NJ virus crime this week: Having drinks at the American Legion
Police last week charged three men with the misdemeanor offense of violating the governor's emergency orders after they defied authorities and sat for drinks at the American Legion Post 253 in Spotswood.
Spotswood residents Richard Luecke, 53, and Bruce Egbert, 59, and Monroe resident Barry Korsak, 57, were cited on May 16 with violating the stay-home orders, which prohibit sit-down service at bars and restaurants, including at clubs like the American Legion. The three men had been cited for doing the same thing on May 3, police said.
The charges were among a dozen emergency-order violations reported in a Friday roundup by State Police.
Gov. Phil Murphy and State Police Superintendent Patrick Callahan have said that an overwhelming majority of New Jersey residents and merchants have been following the orders and safety regulations, even as a growing number of lawmakers and business and religious groups have called for the state to hasten its move toward lifting the pandemic restrictions on commerce and gatherings.
State Sen. Christopher "Kip" Bateman, R-Somerset, on Friday said he was worried that the restrictions are "leading to unnecessary conflict between New Jersey law enforcement and state residents."
A high-profile case of defiance in South Jersey resulted in a series of daily charges this week against the owners of the Atilis Gym in Bellmawr, which the state Health Department ordered to remain closed on Wednesday. The gym, however, reopened Friday after closing Thursday to repair a backed-up toilet and are now facing a court action by the state Attorney General's Office.
A handful of other businesses in the state have been defying the orders to a lesser degree.
“A number of local law enforcement agencies have reached out to me to express concern that they are facing increasing hostility from New Jerseyans who are ready to go out and resume living, even if Gov. Murphy says they should stay locked down at home,” Bateman said Friday in a written statement. “The governor has to recognize that the continuation of his lockdown restrictions is putting our police and first responders in incredibly difficult situations. He’s creating unnecessary conflict with residents who are ready to take responsibility for their personal health and safety in a world with COVID-19.”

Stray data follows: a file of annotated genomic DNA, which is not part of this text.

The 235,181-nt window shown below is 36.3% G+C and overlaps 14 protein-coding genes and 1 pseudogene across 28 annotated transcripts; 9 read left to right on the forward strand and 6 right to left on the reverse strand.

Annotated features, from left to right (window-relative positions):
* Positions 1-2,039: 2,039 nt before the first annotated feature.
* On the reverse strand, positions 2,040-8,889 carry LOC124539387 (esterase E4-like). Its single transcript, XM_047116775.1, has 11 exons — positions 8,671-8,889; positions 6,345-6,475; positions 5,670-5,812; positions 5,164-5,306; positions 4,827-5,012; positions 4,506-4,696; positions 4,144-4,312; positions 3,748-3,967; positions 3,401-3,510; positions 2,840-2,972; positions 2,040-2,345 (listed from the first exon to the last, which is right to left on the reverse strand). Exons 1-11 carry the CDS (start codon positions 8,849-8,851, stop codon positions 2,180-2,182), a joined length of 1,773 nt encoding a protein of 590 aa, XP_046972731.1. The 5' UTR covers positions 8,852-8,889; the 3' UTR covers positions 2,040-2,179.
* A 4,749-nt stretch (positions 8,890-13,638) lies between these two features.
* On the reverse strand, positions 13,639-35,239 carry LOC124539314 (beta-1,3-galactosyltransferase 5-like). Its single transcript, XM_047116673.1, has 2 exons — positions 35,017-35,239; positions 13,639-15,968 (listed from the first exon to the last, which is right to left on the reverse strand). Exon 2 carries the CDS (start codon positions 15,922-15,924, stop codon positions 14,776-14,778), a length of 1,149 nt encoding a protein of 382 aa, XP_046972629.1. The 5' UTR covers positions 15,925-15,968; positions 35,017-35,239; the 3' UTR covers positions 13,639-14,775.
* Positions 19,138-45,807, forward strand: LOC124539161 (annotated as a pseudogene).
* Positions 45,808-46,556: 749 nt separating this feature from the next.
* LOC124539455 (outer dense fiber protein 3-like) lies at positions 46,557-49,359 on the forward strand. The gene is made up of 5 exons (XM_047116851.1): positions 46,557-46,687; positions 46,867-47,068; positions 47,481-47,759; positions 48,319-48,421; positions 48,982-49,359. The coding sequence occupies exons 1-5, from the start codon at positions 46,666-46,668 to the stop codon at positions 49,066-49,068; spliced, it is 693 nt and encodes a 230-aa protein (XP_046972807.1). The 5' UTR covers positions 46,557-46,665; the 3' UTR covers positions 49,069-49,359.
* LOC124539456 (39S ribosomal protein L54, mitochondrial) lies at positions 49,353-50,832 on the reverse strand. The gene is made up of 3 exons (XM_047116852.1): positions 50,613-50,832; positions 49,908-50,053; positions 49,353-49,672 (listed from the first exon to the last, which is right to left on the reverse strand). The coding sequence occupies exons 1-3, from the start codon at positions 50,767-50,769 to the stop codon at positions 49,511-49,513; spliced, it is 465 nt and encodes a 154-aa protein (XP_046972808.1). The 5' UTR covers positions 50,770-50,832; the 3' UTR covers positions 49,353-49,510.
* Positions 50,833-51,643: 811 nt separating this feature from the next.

Callahan said Friday in a written statement that police and medical workers are "ultimately winning the war because of the extraordinary resolve and fortitude of New Jersey citizens who are doing their part day in and day out, abiding by the executive orders and sacrificing for the greater good."
A violation of the emergency orders is a disorderly persons offense punishable by up to six months in jail and a fine of up to $1,000. Police charge suspected violators with a summons, not arrest.
Suspects accused of spitting, coughing or throwing bodily fluids at police or emergency responders while claiming to be sick with the coronavirus are being charged with the more serious second-degree crime of terroristic threats, which carries a potential prison sentence of five to 10 years.
Other violations reported this week: